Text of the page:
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Retirement Plan Limitations: 2024

In Notice 2023-75 (Nov. 1, 2023), the IRS announced inflation-adjusted retirement plan limitations for 2024. Here are the changes (or non-changes) that will have the widest impact:

  • The maximum annual addition to a participants’ accounts in defined contribution plans for plan years ending in 2024 is $69,000 ($66,000 for years ending in 2023). Annual additions include all contributions and forfeitures allocated to the account (but not earnings credited to it). All plans in the same controlled group must be aggregated for purposes of this limitation. [IRC §415(c)]

  • The dollar limitation on the projected annual benefit of a participant in a defined benefit plan as of the last day of the plan year beginning in 2024 is $275,000 ($265,000 in 2023). The limitation is actuarially adjusted if payment of the benefit begins before age 62 or after age 65 or is in a form other than a life annuity or a qualified joint-and-survivor annuity. [IRC §415(b)]

  • The maximum elective deferral under 401(k) plans, 403(b) plans and SARSEP’s for calendar year 2024 is $23,000 ($22,500 in 2023). This limitation applies not only to individual plans but also to participants’ aggregate elective deferrals under all plans in which they participate. [IRC §402(g)]

  • Individuals who will be at least 50 years old on December 31, 2024, may make additional elective deferrals of up to $7,500 (“catch-up contributions”). That figure is unchanged from 2023. [IRC §414(v)(2)(B)(i)]

  • The maximum contribution for calendar year 2024 for a participant in an IRC §457(b) eligible deferred compensation plan (available only to government employers and tax-exempt organizations) is $23,000 ($22,500 in 2023). A participant who will be at least 50 years old on December 31, 2024, may make up to an additional $7,500 in elective deferrals (unchanged from 2023). (There is an alternative catch-up rule for participants who are within three years of the normal retirement age specified in the plan, but we will omit describing it here, as it has no provision for cost-of-living adjustments.) The limitation applies both to plans and to participants' total contributions under all 457(b) plans in which they participate. It is, however, independent of contributions under qualified plans, 403(b) plans, SARSEP's and SIMPLE IRA plans. [IRC §457(e)(15)]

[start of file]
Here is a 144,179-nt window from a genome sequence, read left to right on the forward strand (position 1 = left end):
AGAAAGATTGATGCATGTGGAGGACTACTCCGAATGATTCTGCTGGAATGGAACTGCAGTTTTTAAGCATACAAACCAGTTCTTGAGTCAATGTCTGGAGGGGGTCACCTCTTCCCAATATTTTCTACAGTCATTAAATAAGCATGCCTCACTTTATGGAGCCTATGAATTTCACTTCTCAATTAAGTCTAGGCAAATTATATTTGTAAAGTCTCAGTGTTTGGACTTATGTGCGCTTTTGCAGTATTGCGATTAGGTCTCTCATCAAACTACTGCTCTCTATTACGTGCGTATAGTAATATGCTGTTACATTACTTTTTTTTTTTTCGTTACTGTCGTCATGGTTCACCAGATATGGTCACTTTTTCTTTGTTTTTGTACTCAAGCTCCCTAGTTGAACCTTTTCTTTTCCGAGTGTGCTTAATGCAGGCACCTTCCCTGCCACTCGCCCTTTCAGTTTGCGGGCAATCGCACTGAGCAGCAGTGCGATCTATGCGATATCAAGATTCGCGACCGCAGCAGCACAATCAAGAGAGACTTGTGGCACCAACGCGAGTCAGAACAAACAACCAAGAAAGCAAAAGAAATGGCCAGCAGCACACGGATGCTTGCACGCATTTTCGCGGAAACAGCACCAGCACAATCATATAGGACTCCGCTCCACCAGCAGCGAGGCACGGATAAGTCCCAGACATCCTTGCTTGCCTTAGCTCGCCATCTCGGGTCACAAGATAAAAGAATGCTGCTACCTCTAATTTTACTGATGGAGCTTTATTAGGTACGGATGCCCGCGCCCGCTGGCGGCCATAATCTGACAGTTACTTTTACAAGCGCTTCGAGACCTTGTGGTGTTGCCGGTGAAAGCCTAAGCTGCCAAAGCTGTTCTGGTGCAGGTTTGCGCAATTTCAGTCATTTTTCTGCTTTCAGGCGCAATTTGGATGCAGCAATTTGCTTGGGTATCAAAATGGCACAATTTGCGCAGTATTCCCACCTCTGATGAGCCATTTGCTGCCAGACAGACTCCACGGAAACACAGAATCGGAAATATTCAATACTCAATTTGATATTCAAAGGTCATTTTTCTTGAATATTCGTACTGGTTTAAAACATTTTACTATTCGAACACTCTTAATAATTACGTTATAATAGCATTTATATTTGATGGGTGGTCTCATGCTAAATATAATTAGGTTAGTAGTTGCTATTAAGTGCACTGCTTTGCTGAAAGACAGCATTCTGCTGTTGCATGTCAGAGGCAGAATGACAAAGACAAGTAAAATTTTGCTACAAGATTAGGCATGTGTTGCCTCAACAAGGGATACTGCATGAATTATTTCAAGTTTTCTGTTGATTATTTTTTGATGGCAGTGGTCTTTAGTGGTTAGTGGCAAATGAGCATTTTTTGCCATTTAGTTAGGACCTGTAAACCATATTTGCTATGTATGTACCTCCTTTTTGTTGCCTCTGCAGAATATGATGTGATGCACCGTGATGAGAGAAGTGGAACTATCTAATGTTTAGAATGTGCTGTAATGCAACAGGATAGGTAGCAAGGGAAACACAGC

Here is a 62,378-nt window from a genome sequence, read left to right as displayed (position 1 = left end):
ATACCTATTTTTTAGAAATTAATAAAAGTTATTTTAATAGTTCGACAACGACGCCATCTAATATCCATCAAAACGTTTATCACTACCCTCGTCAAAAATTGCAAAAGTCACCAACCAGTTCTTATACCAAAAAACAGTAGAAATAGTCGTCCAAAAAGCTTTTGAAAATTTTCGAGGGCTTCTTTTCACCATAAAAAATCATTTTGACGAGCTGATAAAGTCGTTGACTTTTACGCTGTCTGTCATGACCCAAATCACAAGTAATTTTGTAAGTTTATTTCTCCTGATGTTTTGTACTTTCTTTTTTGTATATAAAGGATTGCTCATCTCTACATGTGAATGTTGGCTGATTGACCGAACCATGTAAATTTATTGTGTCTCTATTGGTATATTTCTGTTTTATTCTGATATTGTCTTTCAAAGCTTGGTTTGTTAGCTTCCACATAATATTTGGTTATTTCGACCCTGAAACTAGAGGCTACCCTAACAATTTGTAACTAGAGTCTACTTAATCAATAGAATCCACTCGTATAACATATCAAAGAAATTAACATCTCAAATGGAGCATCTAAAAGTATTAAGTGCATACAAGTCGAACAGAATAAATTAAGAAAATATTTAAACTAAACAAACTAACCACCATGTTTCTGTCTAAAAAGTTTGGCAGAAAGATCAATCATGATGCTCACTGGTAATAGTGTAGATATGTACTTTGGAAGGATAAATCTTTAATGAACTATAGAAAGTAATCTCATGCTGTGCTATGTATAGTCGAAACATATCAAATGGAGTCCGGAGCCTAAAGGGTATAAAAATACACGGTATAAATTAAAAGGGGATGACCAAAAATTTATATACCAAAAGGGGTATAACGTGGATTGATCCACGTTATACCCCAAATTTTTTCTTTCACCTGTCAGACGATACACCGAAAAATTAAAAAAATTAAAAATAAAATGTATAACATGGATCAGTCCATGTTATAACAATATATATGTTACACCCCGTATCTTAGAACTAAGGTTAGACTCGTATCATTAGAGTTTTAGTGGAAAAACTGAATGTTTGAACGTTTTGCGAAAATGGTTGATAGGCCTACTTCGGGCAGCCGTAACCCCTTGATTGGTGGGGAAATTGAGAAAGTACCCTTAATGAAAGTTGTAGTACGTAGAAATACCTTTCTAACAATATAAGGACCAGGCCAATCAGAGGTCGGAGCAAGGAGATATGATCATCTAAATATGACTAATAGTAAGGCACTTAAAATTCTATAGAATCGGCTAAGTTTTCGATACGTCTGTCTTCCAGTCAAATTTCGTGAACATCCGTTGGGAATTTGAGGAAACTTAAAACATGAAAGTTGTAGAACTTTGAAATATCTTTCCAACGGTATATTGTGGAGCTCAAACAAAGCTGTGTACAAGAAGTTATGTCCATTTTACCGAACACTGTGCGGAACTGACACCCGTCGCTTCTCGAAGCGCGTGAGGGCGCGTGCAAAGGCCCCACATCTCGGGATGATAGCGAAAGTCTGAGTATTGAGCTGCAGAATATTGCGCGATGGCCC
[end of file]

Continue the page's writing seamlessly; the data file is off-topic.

• The maximum compensation that a qualified plan or 403(b) plan may take into account for plan years beginning in 2024 is $345,000 ($330,000 for years beginning in 2023). This limitation applies to the calculation of benefits, nondiscrimination testing and any other purpose for which compensation is pertinent. [IRC §401(a)(17)]

  • The maximum salary reduction under a SIMPLE IRA plan for calendar year 2024 is $16,000 ($15,500 in 2023). This limitation applies only to plans. If someone contributes to more than one SIMPLE IRA plan or to a SIMPLE IRA plan and other plans that accept elective deferrals, the total of all of those contributions in calendar year 2024 may not exceed $23,000 ($22,500 in 2023). [IRC §408(p)(2)(E)] Catch-up contributions to SIMPLE IRA plans in 2024 are limited to $3,500, unchanged from 2023. [IRC §414(v)(2)(B)(ii)]

  • Coverage and benefits in qualified plans and 403(b) plans may not “discriminate” in favor of “highly compensated employees”. Employees are classified as “highly compensated” for a plan year if their compensation for the preceding plan year exceeded an indexed threshold: $135,000 in 2022, $150,000 in 2023, $155,000 in 2024. Hence, someone who earned more than $135,000 in 2022 is a highly compensated employee in 2023. Employers may elect to restrict highly compensated status to employees who in the preceding year both had compensation in excess of that year’s threshold and were in the top 20 percent of pay for all employees in the employer’s controlled group.


For historical data, see the IRS publication Cost-of-Living Adjustments for Retirement Items, which provides a comprehensive list of limitations from 1989 through 2024.

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